A deeper understandingNorth Korea has started fueling its long-range rocket, beginning the countdown for the planned launch. It could happen any day now.
South Korean President Lee Myung-bak and U.S. President Barack Obama met on Thursday in London and reached an understanding that the launch would violate United Nations Security Council Resolution 1718, and that a unified response would be required from the international community. Obama said the UN Security Council was preparing for new sanctions against the North.
As we have emphasized the importance of firm collaboration between Seoul and Washington in dealing with a North Korean rocket launch, we hope that the agreement between the top leaders of the two countries will lead to action.
Some raised concerns about Korea-U.S. collaboration, as the American administration had made remarks that sounded as if it had accepted the North’s possession of nuclear weapons, and that the launch was for a satellite and therefore the rocket would not be intercepted.
Likely aware of this concern, President Obama made it clear that neither nuclear possession nor proliferation would be accepted from the North. He also declared that North Korea wouldn’t be able to create a crack in the long alliance between Seoul and Washington. He promised to have transparent and comprehensive discussions with South Korea on implementing a North Korea policy. He made a timely remark when Pyongyang wanted to tighten its ties with Washington while isolating Seoul.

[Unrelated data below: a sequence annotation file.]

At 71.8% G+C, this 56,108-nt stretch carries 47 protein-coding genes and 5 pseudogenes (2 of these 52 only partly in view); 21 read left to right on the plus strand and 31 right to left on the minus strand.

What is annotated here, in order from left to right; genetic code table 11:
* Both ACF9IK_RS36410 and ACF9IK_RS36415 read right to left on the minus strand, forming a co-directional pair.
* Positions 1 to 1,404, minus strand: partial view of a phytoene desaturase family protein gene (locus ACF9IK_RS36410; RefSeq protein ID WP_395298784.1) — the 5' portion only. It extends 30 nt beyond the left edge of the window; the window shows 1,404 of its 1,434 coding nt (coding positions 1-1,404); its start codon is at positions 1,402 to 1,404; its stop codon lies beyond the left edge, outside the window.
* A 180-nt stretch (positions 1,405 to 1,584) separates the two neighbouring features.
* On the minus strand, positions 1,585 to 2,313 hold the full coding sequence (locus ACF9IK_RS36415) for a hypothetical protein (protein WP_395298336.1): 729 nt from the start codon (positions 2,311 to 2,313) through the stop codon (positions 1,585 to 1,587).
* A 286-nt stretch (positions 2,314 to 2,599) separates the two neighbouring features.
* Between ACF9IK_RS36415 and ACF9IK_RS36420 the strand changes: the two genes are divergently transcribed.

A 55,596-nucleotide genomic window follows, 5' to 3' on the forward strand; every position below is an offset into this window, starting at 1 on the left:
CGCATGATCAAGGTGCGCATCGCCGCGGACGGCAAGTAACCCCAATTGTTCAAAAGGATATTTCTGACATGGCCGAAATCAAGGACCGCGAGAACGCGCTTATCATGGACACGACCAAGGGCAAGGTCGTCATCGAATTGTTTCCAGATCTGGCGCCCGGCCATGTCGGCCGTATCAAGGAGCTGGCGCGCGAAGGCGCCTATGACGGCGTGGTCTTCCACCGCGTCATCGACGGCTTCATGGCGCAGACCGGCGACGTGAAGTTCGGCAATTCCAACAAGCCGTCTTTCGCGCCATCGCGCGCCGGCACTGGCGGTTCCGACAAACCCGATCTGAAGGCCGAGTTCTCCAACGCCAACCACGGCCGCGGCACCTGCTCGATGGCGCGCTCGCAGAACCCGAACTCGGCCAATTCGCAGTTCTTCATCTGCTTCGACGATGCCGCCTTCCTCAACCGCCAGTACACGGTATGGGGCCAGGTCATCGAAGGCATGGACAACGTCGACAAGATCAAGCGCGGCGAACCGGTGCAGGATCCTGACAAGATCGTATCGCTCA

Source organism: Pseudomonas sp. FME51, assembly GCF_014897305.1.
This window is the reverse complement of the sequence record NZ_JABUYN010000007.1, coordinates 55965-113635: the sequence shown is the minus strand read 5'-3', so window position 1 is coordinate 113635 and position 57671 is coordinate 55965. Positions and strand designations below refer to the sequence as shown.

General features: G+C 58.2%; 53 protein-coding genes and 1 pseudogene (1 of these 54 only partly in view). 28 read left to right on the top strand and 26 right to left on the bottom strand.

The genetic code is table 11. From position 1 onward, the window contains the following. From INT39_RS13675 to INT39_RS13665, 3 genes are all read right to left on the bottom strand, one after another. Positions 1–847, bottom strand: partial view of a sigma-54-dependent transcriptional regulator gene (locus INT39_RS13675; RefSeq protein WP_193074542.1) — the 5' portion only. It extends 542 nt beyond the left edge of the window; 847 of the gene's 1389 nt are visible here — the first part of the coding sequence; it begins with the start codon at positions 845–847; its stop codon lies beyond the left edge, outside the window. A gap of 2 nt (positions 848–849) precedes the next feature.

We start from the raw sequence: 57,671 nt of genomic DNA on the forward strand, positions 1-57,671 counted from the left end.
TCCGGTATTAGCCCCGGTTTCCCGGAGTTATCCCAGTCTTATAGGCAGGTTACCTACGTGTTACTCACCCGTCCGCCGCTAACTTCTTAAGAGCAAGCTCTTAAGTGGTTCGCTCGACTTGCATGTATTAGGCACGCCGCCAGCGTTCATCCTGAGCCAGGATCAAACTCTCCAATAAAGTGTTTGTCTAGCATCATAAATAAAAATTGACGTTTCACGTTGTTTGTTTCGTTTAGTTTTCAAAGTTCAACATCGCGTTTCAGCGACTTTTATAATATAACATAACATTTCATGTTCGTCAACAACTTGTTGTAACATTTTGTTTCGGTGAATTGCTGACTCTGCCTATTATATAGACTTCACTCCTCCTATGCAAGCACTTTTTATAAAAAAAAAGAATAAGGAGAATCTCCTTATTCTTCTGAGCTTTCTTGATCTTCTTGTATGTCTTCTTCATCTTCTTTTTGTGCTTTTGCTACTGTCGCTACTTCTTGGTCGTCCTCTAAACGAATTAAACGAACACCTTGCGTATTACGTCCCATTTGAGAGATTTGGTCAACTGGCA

As for approval of a Seoul-Washington free trade agreement, a pending issue for both countries, President Obama said Washington intends to move the deal forward. This remark gave us the expectation that the U.S. stance on the FTA may become more flexible, although we need to wait and see.
As for the war in Afghanistan, the U.S. president said it was an issue that the international community needed to pay attention to as a whole, and officially asked for Korea’s support.
The issues that Korea and the United States had beneath the surface have finally emerged, and we need to make our stance clear.
The two leaders met only for around 30 minutes while they attended the G?20 summit meeting, so it would have been difficult to discuss all pending issues thoroughly. But Obama invited Lee to the United States in June. We hope that the U.S. will have finished examining its North Korea policy by then and that South Korea will have also decided its position on the issues, so the summer meeting will be deeper and more thorough.